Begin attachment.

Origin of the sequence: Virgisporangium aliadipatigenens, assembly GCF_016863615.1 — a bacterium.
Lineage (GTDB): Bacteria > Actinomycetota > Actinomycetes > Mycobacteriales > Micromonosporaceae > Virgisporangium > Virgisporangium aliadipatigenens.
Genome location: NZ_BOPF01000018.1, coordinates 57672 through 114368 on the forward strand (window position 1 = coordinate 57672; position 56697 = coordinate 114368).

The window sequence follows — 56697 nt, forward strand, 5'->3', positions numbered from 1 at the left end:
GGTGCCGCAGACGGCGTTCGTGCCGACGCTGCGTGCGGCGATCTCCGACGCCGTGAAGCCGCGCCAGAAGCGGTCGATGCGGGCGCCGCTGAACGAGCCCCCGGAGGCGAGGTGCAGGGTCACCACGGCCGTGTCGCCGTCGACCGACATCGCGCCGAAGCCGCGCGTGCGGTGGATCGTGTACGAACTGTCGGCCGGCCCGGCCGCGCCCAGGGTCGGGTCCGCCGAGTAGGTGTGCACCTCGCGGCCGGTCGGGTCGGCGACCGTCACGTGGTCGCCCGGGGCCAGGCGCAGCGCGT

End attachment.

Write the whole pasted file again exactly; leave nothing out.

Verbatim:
Origin of the sequence: Virgisporangium aliadipatigenens, assembly GCF_016863615.1 — a bacterium.
Lineage (GTDB): Bacteria > Actinomycetota > Actinomycetes > Mycobacteriales > Micromonosporaceae > Virgisporangium > Virgisporangium aliadipatigenens.
Genome location: NZ_BOPF01000018.1, coordinates 57672 through 114368 on the forward strand (window position 1 = coordinate 57672; position 56697 = coordinate 114368).

The window sequence follows — 56697 nt, forward strand, 5'->3', positions numbered from 1 at the left end:
GGTGCCGCAGACGGCGTTCGTGCCGACGCTGCGTGCGGCGATCTCCGACGCCGTGAAGCCGCGCCAGAAGCGGTCGATGCGGGCGCCGCTGAACGAGCCCCCGGAGGCGAGGTGCAGGGTCACCACGGCCGTGTCGCCGTCGACCGACATCGCGCCGAAGCCGCGCGTGCGGTGGATCGTGTACGAACTGTCGGCCGGCCCGGCCGCGCCCAGGGTCGGGTCCGCCGAGTAGGTGTGCACCTCGCGGCCGGTCGGGTCGGCGACCGTCACGTGGTCGCCCGGGGCCAGGCGCAGCGCGT